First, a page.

• treatment of these pathologies
  • practicalities of treating children with food allergies.

If you would like to watch the replay, please go to:

Are our children all exhausted?

Someone asked me the other day what the most common piece of advice is that I give to the parents of children I treat.  Without doubt, it is to suggest that they reduce their child’s commitments and create more downtime in their schedule.  It has become the accepted norm for many school children to have a whole host of organised clubs and activities after school and at weekends.  Most people consider this to be ‘a good thing’ so why is it that I so frequently suggest children do less?

The Chinese medical classic text known as ‘the Simple Questions’ (Su Wen) describes different cycles of life, each cycle lasting for approximately seven or eight years.  The purpose of the first cycle is considered to be laying down the foundations of physical and emotional health, which can then be built upon in the next few cycles.  This is akin to building strong foundations of a house, which will then provide a strong and solid base for years to come for whatever structure is built on top.

In order for the foundations of a child’s health to be strong, their qi needs to be available for the huge job of growing and developing.  If it is expended by rushing around, being on the go and activities that stimulate the mind and body, it may mean that there is not enough left available for the child’s ‘foundations of health’ to become strong and resilient.  It is easy to forget that the job of growing as fast as children do in the first years of life, and developing in so many myriad ways, consumes a lot of energy.  Of course, children also need to be stimulated and benefit from being exposed to a wide range of activities but this should always be balanced with time to be still and lots of rest.    Many of the health conditions that bring children to acupuncture are rooted in the fact that their qi has become depleted as a result of their daily schedule.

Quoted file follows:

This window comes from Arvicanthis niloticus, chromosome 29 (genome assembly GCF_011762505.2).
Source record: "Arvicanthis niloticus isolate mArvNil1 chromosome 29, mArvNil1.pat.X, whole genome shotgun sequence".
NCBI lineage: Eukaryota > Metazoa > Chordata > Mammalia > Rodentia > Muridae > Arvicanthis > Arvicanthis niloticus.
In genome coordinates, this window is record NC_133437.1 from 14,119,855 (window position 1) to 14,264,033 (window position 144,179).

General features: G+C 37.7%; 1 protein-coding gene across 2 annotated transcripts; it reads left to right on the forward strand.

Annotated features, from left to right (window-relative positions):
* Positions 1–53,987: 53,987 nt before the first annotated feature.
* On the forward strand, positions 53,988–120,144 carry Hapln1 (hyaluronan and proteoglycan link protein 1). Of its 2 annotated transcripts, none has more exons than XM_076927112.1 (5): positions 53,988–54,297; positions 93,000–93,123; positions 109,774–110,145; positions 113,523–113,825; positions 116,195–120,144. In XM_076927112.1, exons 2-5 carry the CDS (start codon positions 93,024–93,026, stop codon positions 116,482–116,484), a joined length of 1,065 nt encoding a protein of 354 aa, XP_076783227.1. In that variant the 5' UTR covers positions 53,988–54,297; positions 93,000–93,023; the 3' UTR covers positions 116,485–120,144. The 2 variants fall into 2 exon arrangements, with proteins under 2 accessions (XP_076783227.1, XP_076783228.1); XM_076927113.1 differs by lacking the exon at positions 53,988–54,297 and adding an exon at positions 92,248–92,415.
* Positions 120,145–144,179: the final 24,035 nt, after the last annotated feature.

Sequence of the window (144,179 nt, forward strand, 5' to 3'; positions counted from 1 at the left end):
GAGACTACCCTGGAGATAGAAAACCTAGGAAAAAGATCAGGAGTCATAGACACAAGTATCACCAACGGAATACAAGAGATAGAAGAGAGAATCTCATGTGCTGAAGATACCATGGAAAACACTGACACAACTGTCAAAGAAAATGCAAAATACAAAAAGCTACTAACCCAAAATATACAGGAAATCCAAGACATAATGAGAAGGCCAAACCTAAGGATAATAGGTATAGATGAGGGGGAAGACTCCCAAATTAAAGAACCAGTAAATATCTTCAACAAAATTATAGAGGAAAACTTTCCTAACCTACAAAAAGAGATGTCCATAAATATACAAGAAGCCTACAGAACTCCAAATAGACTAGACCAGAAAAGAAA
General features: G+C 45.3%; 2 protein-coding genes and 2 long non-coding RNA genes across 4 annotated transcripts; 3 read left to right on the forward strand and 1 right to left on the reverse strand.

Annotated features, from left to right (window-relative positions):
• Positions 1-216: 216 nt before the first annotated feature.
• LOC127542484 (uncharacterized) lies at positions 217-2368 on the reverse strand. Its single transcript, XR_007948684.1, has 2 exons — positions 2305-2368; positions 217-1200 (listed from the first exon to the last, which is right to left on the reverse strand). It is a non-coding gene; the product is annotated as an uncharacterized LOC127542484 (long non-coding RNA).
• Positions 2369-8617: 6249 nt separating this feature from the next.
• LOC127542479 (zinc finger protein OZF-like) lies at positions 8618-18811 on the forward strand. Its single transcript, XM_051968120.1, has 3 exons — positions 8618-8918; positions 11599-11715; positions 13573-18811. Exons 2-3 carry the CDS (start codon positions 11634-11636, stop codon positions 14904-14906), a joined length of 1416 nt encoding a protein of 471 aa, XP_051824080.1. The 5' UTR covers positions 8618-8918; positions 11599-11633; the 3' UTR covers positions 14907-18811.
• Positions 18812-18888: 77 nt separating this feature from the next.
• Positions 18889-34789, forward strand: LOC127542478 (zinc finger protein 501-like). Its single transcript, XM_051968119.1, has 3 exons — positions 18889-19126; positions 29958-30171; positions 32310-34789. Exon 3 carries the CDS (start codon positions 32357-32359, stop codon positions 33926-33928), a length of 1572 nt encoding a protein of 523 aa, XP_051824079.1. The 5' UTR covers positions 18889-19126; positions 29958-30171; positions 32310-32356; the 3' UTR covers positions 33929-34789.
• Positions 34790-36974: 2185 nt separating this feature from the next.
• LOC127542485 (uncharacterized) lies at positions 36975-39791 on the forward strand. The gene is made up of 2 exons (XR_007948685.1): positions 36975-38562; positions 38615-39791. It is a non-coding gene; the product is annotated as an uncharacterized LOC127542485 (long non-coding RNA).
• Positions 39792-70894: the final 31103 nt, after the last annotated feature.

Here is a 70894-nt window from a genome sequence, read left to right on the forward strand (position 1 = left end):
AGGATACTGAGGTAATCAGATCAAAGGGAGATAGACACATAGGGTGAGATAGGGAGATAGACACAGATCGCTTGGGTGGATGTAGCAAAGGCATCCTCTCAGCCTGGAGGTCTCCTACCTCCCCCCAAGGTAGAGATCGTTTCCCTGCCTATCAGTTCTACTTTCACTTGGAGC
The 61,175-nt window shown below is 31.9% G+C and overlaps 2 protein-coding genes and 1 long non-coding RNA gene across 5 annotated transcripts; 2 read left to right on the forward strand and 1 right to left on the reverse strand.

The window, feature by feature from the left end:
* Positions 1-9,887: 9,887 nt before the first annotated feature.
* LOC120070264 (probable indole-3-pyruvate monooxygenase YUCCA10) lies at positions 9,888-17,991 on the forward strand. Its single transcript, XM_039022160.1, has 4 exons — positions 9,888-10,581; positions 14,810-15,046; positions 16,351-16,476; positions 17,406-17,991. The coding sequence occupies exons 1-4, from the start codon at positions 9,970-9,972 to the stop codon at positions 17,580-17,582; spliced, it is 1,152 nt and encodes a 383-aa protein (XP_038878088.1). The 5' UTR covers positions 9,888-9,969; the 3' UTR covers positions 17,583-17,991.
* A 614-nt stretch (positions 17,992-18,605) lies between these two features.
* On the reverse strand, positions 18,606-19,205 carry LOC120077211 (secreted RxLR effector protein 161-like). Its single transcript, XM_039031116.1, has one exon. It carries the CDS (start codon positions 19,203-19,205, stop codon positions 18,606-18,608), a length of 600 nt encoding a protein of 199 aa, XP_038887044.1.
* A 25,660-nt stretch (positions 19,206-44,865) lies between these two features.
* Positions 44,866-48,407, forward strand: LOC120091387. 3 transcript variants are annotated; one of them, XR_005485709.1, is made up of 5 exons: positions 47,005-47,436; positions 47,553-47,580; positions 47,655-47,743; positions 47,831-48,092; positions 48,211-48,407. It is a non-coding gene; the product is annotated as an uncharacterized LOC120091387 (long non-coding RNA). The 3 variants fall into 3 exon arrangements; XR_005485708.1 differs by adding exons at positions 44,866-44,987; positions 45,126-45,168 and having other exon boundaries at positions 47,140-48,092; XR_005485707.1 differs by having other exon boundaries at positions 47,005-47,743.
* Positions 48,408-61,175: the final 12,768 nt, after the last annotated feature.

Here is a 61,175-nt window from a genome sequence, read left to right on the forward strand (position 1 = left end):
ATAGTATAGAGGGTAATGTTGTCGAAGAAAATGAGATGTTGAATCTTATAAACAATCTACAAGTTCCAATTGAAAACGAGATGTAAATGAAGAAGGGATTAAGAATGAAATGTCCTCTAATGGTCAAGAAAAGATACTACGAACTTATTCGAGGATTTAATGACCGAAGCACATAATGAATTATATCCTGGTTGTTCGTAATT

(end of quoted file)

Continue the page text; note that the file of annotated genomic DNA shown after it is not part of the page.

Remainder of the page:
In the longer term, if we don’t teach our children how to be quiet and still, and to take breaks, then there is little chance of them being able to do this as adults.  It can be hard as a parent to go against the tide but sometimes saying ‘no’ to a child who wants to take part in every activity can benefit their health but also teach them the lifelong lesson of the importance of balance in their approach to activity and rest.